and Cutting Practice
from Western Martial Artists
-Bob Charron; Instructor, St. Martins
Academy of Arms, USA
I believe cutting practice is
essential to a complete understanding of any Western Martial Art
that employs an edged weapon. I believe it essential to informing
proper actions with the blade. I have found the tatami mats supplied
by Mugen Dachi to be the most effective and versatile material
for my test cutting, and their customer service and support of
Western Martial Arts are among the very best.
- The value of cutting practice in the
The practice of the art of cutting with the weapon is essential
to the student of Western Martial Arts. One must participate
in test cutting periodically to ensure that the techniques
studied from the ancient masters see proper expression in their
interpretation. Blade orientation and cutting mechanics relative
to the weapon being used should be learned and carefully considered.
Each weapon may have some cutting mechanics unique to it, and
the manner in which each weapon best accomplishes its task
of cutting must always be part of the equation in proper interpretation
of the treatises.
-The value of cutting seminars at WMA events.
seminars taught by those who are accomplished in proper cutting
techniques should be on everyone's list of "must
sees" during their course of study in Western Martial
Arts. Such seminars help inform the student and aid in proper
interpretation of the ancient masters. This knowledge can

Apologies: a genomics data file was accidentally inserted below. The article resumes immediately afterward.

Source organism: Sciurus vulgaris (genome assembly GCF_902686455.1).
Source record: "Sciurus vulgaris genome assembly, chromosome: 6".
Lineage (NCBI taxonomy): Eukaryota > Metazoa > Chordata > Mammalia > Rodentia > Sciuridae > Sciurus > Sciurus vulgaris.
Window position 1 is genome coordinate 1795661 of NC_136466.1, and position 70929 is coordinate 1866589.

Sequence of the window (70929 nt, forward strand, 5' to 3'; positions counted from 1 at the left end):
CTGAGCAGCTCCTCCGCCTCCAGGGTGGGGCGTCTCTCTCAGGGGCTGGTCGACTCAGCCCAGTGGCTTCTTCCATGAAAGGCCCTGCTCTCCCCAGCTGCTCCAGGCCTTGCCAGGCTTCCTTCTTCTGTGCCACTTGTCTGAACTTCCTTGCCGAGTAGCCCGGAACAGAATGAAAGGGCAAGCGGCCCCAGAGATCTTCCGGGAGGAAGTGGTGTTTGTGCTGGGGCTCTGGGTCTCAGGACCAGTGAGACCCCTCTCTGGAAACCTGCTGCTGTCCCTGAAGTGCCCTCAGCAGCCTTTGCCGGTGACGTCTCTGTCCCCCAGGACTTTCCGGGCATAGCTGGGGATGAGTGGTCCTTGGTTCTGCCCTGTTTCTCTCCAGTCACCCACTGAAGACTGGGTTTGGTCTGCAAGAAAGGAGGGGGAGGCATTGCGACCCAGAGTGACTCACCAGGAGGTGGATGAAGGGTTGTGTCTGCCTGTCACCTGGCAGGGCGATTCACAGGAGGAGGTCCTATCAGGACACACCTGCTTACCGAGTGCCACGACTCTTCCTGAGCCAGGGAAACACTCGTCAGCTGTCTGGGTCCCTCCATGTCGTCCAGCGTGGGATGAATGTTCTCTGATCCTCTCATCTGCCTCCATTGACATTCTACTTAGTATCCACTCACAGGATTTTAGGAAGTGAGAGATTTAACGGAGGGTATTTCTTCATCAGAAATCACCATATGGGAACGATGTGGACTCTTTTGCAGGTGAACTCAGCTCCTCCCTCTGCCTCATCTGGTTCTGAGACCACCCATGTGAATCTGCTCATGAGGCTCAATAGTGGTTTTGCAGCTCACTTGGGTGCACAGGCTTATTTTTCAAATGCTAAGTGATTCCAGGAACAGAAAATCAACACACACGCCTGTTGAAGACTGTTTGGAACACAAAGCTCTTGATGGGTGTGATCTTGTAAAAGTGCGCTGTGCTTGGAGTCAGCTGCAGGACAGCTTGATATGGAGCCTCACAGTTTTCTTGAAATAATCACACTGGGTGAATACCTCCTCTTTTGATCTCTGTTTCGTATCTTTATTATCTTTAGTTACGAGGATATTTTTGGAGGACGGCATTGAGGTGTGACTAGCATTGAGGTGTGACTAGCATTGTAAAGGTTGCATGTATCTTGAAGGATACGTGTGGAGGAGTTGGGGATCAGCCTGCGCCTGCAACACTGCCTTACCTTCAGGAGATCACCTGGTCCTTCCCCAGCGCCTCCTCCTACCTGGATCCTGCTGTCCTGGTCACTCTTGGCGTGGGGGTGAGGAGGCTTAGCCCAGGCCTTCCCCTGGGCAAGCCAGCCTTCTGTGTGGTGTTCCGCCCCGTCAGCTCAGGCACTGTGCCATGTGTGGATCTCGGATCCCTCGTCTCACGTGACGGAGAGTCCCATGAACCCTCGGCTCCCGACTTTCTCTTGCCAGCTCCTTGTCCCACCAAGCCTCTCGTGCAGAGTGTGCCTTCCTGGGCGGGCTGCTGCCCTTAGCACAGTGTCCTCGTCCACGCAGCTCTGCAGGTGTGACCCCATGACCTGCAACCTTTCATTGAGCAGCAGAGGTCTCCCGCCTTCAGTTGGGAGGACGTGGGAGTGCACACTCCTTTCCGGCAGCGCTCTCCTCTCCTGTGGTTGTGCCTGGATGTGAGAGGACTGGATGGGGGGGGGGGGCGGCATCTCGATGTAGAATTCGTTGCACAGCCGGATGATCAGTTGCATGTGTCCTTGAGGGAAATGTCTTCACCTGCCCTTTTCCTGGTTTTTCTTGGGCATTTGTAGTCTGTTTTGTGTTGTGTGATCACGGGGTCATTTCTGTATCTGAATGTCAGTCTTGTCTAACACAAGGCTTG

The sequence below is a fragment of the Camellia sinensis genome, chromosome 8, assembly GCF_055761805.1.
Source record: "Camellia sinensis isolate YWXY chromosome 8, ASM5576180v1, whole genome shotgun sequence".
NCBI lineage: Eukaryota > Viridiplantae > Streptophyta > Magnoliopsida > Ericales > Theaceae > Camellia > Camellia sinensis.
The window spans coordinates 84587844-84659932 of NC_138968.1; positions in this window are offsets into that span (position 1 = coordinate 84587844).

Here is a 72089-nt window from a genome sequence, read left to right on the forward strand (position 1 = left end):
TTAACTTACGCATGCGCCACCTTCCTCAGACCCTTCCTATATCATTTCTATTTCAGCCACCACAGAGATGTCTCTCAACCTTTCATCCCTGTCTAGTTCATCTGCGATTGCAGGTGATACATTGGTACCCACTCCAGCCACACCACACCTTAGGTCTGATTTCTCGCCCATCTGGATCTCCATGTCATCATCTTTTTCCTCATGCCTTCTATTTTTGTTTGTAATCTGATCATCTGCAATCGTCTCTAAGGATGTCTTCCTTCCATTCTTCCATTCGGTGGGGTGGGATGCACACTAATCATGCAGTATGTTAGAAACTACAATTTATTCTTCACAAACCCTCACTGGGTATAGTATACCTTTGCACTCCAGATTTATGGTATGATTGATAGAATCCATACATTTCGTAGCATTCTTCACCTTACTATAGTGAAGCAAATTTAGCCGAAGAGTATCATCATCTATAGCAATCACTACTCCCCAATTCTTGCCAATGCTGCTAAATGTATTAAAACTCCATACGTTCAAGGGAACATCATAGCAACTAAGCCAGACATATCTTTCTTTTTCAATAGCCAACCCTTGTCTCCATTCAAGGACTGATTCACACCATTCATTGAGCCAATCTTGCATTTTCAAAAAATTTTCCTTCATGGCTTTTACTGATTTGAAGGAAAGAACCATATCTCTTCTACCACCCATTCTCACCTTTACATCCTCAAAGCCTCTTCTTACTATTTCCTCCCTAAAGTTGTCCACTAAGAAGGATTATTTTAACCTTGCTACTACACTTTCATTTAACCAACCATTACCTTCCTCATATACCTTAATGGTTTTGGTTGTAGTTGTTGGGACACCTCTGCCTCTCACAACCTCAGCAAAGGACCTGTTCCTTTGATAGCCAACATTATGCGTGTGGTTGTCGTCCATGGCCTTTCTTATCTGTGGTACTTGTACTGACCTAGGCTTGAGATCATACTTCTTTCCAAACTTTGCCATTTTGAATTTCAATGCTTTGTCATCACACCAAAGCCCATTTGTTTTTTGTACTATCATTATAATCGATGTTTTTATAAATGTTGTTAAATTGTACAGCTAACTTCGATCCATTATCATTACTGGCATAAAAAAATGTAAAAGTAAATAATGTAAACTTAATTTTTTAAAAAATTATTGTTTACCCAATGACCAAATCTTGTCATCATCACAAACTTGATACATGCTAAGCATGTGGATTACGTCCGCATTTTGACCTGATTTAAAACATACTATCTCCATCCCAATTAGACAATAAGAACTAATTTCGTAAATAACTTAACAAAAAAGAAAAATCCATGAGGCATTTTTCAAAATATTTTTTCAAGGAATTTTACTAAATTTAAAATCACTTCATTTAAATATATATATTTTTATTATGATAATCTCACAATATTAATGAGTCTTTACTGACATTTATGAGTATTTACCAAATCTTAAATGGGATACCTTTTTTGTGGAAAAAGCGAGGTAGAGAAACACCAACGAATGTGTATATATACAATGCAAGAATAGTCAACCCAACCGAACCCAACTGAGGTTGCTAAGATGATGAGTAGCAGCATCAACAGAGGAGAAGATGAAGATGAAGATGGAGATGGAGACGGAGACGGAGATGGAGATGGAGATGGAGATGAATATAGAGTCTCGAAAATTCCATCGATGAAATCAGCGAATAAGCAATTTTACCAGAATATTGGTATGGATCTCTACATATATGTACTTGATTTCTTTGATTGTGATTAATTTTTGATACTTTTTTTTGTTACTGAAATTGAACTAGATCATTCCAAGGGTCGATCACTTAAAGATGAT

then be used by the student in periodic cutting practice
during individual study, and shared with others to foster
a better understanding of cutting mechanics within the community.
-Guy Windsor; School of European Swordsmanship, Finland
Cutting practice is essential for
most European sword arts; Mugen Dachi provides the best cutting
targets I've ever used and first-class training to go with them. Excellent
instructors and a first-class product.
The best, most consistent, cutting medium
I've come across, really useful, safe training, and lots of fun.
-School of European Swordsmanship-
-Robert Holland; Instructor, Schola
I recently had the pleasure
of participating in a cutting workshop using targets supplied
by Mugen Dachi. I have had extensive experience using water-filled
plastic bottles as targets, and I definitely found the Mugen
Dachi tatami targets to be far superior. They are more challenging
to cut, requiring that your blade angle and body mechanics be
precise. Even having over 21 years experience in western sword
arts, I found it took a great deal of focus to cut the targets.
I highly recommend these targets to all students and teachers
of western swordsmanship as an excellent training tool.
-Schola St. George-
-Gus Trim; Owner, Angus Trim Swords
Cutting practice is an important part of any sword martial art.
Using something that is relatively dense, and can test both swordsperson
and sword can be quite instructive, can tell you how your edge
alignment holds up, and tell you how much power is needed for an
I find Mugen Dachi mats very good for this purpose, and they are
my favorite for cutting practice, and testing purposes.
When Brian Price told me of this part of the event, I was quite
intrigued. And made the decision to bring a few swords, just for
the cutting........ extras that I wouldn't miss to much, if they
The gentlemen that put on this, teach JMA, and also run a small import business,
bringing in new tatami mats from Japan. When I met Jim Alvarez and his partner
Dave Wilson, it was obvious that both gentlemen are devoted martial artists,
and charming gentlemen. It became obvious later that they were quality instructors..........
After a discussion of some of the rules for this class/demo, both Jim and Dave
took turns slicing up a mat, with katanas they had brought with them. Before
actually starting participants cutting the mats, both took a turn with an AT.
The same result, mats were sliced evenly and cleanly.